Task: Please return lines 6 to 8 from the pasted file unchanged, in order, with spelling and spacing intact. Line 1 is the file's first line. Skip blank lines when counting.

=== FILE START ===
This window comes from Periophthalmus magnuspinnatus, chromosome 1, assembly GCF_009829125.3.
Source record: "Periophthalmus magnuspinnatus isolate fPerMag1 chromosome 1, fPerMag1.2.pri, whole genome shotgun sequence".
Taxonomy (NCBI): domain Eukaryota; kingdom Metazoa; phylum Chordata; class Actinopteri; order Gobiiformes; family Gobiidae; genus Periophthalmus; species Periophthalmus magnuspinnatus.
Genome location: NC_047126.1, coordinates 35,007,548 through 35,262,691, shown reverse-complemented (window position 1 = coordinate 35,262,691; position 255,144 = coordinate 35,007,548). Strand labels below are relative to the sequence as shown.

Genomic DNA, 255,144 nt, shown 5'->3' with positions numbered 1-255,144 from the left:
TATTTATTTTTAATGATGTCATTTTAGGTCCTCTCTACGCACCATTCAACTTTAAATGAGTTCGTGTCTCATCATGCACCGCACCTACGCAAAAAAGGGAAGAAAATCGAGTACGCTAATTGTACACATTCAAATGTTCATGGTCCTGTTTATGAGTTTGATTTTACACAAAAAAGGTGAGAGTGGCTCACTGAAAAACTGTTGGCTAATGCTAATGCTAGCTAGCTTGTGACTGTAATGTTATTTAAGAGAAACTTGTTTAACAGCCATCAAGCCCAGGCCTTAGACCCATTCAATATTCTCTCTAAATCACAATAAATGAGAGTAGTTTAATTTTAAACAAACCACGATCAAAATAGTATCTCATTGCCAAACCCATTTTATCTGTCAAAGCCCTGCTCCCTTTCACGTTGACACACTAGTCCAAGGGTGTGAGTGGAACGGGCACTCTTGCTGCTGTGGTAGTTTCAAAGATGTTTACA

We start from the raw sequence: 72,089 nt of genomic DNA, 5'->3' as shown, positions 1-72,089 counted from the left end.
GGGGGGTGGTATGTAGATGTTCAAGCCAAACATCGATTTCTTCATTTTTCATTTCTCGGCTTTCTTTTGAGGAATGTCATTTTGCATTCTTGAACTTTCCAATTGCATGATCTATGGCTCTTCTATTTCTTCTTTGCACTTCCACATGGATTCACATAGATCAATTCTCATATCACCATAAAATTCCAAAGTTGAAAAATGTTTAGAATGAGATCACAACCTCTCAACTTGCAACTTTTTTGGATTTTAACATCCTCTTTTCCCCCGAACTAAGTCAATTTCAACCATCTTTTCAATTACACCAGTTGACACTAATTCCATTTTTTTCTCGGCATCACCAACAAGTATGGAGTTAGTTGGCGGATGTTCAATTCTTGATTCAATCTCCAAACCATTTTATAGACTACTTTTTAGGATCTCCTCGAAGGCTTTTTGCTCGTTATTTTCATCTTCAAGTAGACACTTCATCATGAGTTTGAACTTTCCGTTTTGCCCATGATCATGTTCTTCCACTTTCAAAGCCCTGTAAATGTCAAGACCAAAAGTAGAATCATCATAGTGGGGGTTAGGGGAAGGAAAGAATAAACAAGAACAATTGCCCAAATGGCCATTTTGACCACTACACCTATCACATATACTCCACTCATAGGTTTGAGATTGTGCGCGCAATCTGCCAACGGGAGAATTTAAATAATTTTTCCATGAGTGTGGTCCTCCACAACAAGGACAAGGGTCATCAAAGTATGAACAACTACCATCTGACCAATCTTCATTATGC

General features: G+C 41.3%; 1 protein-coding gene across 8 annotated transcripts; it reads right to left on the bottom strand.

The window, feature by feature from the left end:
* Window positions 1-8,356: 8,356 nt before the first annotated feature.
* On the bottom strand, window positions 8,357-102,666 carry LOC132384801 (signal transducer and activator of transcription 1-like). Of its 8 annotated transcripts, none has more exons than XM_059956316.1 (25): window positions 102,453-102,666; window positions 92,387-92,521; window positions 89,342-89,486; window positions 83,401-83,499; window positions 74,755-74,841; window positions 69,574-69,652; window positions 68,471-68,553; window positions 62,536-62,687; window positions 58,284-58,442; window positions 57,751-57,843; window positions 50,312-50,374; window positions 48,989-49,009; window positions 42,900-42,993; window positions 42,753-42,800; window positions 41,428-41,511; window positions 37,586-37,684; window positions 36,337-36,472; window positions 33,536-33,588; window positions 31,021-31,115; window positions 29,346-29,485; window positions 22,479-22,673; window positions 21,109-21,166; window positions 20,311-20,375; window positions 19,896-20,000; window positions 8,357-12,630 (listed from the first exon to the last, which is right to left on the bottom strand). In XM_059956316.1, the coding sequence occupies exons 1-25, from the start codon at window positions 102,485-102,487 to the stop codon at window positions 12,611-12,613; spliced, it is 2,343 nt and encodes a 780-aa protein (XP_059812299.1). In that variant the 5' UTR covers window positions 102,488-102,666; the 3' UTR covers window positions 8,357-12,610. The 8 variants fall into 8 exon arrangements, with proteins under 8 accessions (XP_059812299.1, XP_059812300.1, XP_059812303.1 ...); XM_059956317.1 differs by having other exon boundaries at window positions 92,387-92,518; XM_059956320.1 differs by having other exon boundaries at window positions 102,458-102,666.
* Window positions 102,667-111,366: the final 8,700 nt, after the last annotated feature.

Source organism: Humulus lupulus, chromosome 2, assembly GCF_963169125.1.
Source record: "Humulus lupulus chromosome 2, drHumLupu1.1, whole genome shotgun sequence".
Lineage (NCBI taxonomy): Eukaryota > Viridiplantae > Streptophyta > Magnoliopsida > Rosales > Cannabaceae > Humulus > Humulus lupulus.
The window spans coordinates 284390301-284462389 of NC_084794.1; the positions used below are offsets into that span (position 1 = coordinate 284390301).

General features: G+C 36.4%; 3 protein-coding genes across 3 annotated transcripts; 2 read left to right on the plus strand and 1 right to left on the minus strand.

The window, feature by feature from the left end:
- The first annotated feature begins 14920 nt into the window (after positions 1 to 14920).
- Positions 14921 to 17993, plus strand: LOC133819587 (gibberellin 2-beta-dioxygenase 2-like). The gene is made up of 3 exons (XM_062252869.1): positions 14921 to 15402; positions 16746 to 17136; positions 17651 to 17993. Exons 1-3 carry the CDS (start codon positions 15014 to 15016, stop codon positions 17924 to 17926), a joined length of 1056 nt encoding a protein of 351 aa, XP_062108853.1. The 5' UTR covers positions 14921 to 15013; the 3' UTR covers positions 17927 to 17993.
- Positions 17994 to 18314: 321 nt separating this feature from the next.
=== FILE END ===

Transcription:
TATTTATTTTTAATGATGTCATTTTAGGTCCTCTCTACGCACCATTCAACTTTAAATGAGTTCGTGTCTCATCATGCACCGCACCTACGCAAAAAAGGGAAGAAAATCGAGTACGCTAATTGTACACATTCAAATGTTCATGGTCCTGTTTATGAGTTTGATTTTACACAAAAAAGGTGAGAGTGGCTCACTGAAAAACTGTTGGCTAATGCTAATGCTAGCTAGCTTGTGACTGTAATGTTATTTAAGAGAAACTTGTTTAACAGCCATCAAGCCCAGGCCTTAGACCCATTCAATATTCTCTCTAAATCACAATAAATGAGAGTAGTTTAATTTTAAACAAACCACGATCAAAATAGTATCTCATTGCCAAACCCATTTTATCTGTCAAAGCCCTGCTCCCTTTCACGTTGACACACTAGTCCAAGGGTGTGAGTGGAACGGGCACTCTTGCTGCTGTGGTAGTTTCAAAGATGTTTACA

We start from the raw sequence: 72,089 nt of genomic DNA, 5'->3' as shown, positions 1-72,089 counted from the left end.
GGGGGGTGGTATGTAGATGTTCAAGCCAAACATCGATTTCTTCATTTTTCATTTCTCGGCTTTCTTTTGAGGAATGTCATTTTGCATTCTTGAACTTTCCAATTGCATGATCTATGGCTCTTCTATTTCTTCTTTGCACTTCCACATGGATTCACATAGATCAATTCTCATATCACCATAAAATTCCAAAGTTGAAAAATGTTTAGAATGAGATCACAACCTCTCAACTTGCAACTTTTTTGGATTTTAACATCCTCTTTTCCCCCGAACTAAGTCAATTTCAACCATCTTTTCAATTACACCAGTTGACACTAATTCCATTTTTTTCTCGGCATCACCAACAAGTATGGAGTTAGTTGGCGGATGTTCAATTCTTGATTCAATCTCCAAACCATTTTATAGACTACTTTTTAGGATCTCCTCGAAGGCTTTTTGCTCGTTATTTTCATCTTCAAGTAGACACTTCATCATGAGTTTGAACTTTCCGTTTTGCCCATGATCATGTTCTTCCACTTTCAAAGCCCTGTAAATGTCAAGACCAAAAGTAGAATCATCATAGTGGGGGTTAGGGGAAGGAAAGAATAAACAAGAACAATTGCCCAAATGGCCATTTTGACCACTACACCTATCACATATACTCCACTCATAGGTTTGAGATTGTGCGCGCAATCTGCCAACGGGAGAATTTAAATAATTTTTCCATGAGTGTGGTCCTCCACAACAAGGACAAGGGTCATCAAAGTATGAACAACTACCATCTGACCAATCTTCATTATGC